A little over a month ago, Glock released its G44, a G19-size, 10-round, .22 Long Rifle handgun. Interest was high, as is the case with most of Glock’s new products. The pistols began hitting dealer’s shelves in early January 2020, and I was able to shoot one to provide some first impressions. A detailed technical review will follow from the staff in due time, but this may answer some initial questions.
The pistol, at first glance, is easily mistaken for its Glock G19 counterpart. A closer look reveals the unique slide and pencil barrel with the tiny hole at the muzzle. The G44 frame is indistinguishable from current Gen 5 G19s, and it fit perfectly in each of the standard Glock-style holsters I tried.
The trigger on the Glock G44 feels identical to the Gen 5 pistols I’ve examined. In sampling three G44s at the local store, each had minor variance typical of the design but were good Glock triggers with the usual weighted take-up and a predictable ‘wall’ with a somewhat crisp release. There was a hint of roll and movement through the break. My example’s pull was 6 lbs. straight through and approximately 4 lbs. at the wall.
Many rimfire conversions use aluminum or some type of alloy to lighten the slides and allow the pistol to function as a blowback. Glock went a different route, using polymer for most of the slide with steel inserts. It’s an interesting approach that makes for a lightweight pistol. The weight with a full 10 round magazine is only 16 oz. That’s in Smith & Wesson Airweight J-Frame territory. A Ruger 22/45 Lite is a respected trail gun and is 25 oz. by comparison. The Glock G19, for which the 44 is a surrogate, runs 30 oz. with a full magazine.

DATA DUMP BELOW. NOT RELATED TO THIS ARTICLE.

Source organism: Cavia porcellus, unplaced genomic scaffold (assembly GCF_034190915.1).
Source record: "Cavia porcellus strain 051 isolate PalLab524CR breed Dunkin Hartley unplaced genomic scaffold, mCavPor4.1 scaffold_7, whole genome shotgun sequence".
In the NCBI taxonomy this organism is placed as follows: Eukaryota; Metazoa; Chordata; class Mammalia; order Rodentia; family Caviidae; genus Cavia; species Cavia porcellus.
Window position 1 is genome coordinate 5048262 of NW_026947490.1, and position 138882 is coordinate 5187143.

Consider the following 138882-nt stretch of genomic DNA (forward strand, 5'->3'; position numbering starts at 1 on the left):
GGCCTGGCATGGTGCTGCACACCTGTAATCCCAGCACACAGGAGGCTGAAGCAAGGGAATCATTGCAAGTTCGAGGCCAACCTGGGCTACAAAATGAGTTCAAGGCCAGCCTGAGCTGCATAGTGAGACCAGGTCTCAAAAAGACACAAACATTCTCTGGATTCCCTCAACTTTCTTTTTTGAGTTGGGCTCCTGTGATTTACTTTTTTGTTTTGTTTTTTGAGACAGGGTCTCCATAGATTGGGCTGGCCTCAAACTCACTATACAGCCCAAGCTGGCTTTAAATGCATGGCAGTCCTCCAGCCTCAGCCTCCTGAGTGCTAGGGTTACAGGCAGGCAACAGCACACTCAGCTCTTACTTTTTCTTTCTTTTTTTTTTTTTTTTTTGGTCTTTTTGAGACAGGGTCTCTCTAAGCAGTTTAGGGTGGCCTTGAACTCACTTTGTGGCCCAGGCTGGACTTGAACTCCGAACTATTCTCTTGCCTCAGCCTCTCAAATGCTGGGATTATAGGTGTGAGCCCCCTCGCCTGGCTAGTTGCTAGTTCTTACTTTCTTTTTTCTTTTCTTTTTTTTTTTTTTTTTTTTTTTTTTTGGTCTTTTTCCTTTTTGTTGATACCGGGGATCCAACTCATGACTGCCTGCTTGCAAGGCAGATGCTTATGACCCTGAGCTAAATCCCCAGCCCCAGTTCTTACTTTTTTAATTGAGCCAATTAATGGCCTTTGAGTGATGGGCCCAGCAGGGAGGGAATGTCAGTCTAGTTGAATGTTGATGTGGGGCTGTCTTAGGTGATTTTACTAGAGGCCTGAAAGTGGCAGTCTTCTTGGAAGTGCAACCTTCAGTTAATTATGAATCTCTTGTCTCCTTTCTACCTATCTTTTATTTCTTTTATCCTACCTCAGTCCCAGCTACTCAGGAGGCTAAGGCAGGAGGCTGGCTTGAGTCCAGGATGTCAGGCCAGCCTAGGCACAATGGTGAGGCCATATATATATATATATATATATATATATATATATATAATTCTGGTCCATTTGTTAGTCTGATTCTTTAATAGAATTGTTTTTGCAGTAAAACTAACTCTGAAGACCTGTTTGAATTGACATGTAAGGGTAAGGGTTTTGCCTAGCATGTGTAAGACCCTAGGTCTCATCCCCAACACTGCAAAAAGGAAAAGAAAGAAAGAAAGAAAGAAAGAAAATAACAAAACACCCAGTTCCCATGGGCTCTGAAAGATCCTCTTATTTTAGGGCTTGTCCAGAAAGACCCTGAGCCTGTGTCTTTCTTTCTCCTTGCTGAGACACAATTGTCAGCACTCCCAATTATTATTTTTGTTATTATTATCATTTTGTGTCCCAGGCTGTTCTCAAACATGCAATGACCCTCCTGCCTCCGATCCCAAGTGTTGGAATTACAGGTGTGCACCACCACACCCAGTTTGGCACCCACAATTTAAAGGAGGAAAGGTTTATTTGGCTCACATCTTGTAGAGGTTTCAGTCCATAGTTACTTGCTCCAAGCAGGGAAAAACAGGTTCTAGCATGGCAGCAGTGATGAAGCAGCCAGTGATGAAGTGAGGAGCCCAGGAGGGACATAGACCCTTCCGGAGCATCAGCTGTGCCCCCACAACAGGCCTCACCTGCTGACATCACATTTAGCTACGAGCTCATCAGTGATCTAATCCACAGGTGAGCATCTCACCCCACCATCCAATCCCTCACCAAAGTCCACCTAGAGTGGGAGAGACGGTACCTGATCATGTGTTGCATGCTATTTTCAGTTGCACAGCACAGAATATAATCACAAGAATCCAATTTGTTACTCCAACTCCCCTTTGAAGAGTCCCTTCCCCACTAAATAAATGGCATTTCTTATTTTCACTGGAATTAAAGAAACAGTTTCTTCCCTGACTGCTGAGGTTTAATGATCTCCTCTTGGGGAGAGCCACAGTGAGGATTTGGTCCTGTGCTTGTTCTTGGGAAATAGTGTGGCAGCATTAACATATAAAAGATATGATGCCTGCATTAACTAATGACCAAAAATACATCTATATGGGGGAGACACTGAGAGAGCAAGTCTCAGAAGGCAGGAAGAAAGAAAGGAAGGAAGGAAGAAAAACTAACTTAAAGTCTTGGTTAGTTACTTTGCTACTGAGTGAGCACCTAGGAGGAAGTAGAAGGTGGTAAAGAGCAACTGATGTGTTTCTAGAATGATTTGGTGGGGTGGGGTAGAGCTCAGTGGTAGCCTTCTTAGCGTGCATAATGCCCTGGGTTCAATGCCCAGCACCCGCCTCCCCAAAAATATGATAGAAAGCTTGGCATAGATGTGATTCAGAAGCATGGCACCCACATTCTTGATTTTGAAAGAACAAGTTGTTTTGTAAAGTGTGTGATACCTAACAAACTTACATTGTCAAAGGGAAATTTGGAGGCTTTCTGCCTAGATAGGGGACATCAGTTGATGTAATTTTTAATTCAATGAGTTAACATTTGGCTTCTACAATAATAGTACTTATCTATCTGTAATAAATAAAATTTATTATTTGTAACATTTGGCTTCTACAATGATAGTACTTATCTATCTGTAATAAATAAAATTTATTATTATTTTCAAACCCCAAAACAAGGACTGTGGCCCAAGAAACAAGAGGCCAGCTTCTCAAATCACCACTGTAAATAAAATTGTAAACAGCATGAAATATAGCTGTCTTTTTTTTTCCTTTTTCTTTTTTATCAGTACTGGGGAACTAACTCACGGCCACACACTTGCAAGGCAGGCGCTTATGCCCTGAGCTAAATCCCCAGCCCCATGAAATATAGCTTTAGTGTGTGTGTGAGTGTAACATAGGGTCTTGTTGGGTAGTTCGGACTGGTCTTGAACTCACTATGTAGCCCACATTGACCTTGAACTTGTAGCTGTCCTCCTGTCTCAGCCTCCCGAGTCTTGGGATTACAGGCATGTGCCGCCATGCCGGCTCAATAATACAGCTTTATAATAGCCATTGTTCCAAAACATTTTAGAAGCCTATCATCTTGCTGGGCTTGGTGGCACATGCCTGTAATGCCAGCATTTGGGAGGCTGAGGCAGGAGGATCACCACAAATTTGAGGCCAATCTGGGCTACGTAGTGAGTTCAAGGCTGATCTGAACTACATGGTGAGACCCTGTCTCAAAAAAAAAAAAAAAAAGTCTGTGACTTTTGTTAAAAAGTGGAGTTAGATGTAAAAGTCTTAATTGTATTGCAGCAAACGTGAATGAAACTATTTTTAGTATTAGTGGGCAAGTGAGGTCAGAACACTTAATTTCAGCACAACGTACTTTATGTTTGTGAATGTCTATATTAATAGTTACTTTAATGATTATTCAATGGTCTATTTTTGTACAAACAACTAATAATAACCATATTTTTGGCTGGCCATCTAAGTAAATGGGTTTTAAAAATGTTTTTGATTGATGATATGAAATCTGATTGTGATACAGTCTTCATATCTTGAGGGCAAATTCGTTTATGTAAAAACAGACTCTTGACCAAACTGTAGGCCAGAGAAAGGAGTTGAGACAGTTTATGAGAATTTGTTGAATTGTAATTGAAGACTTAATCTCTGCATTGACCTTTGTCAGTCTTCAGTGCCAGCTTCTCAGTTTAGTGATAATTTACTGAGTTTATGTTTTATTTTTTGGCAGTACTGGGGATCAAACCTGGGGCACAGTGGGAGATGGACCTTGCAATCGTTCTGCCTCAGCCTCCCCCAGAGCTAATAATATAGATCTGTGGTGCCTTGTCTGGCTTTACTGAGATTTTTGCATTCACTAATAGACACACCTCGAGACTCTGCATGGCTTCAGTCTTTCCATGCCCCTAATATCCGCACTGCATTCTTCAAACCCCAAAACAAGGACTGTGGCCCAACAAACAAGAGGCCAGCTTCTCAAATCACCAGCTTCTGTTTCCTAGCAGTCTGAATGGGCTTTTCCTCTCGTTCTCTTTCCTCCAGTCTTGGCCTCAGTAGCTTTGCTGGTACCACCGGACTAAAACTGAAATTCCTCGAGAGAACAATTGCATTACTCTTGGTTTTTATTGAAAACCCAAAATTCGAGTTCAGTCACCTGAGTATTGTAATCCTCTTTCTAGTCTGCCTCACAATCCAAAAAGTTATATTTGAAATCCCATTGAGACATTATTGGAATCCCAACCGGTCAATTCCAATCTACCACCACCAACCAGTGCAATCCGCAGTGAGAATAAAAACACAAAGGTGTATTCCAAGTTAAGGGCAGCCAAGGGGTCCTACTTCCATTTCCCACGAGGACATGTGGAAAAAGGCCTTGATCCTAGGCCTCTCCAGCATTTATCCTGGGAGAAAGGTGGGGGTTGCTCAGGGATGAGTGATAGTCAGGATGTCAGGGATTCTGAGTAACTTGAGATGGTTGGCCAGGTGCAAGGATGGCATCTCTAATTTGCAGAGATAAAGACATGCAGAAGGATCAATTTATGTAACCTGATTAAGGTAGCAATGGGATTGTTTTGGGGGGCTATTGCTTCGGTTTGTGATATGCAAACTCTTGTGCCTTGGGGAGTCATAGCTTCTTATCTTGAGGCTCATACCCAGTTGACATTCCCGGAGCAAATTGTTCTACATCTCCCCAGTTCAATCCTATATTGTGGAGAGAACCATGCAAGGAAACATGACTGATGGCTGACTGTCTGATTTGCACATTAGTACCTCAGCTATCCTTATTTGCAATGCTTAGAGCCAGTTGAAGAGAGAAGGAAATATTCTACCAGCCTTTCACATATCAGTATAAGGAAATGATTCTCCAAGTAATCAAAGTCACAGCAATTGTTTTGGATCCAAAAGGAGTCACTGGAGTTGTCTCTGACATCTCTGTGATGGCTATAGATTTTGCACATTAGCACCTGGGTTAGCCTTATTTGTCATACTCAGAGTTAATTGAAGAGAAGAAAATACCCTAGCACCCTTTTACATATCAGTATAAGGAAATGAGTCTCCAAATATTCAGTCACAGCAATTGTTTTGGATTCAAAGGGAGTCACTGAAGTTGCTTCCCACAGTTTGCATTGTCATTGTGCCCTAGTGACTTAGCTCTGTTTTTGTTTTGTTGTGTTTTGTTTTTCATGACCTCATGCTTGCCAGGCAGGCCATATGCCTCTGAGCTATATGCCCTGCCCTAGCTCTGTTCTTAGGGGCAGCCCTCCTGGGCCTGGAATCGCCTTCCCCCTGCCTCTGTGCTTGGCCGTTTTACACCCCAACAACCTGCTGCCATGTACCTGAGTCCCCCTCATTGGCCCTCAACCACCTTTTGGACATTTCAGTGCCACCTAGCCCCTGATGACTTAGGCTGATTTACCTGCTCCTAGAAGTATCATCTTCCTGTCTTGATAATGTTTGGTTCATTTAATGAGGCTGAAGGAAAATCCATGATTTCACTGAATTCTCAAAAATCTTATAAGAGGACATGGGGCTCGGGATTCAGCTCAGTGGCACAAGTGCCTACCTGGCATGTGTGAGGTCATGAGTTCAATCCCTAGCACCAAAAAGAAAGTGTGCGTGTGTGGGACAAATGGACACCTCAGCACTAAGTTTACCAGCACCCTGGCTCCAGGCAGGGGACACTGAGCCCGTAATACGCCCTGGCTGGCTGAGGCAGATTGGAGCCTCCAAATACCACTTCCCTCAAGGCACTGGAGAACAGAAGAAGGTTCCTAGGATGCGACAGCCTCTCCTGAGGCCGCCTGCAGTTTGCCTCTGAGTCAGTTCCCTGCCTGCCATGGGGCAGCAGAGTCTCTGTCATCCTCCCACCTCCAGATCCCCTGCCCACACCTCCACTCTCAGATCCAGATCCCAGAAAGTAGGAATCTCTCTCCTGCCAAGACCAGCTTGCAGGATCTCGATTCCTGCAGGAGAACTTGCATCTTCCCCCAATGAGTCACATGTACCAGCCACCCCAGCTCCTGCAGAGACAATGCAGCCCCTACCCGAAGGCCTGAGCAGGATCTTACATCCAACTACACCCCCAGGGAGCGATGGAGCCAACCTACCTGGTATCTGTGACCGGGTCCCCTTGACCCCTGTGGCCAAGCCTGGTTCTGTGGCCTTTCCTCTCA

This light weight makes the G44 accessible to many first-time shooters. It is not intimidating for even a relatively young shooter to hold on target. On the other hand, the light weight gives very little mass to counter the movement through the striker-fired trigger, forcing the shooter to be even more mindful of pulling through the resistance than with its centerfire counterparts.
I did not do the full American Rifleman accuracy protocol of five separate groups of five shots per load, but I did get a couple of groups just to get a sense of potential accuracy and compatibility with on-hand ammo. It stacked hits consistently into attractive 1.25” to 1.5” groups with a variety of loads. The initial accuracy is well beyond expectations and was a welcome surprise.
Many shooters are often surprised by just how little velocity difference there is between standard and high-velocity rounds in a short-barreled .22 handgun; both are typically subsonic and separated by very little compared to the rifle-length velocity gap of ~200 f.p.s. This is one reason I tend to choose standard velocity whenever a semi-automatic .22 will run it. The round is going about the same speed for all practical purposes with less noise, often running more cleanly and accurately, to boot.
The rimfire Glock G44 is going to appeal to a number of audiences: plinkers, first-time buyers who recognize the ubiquitous handgun profile along with the brand name, outdoorsmen and shooters looking for a rimfire understudy to their defensive pistol.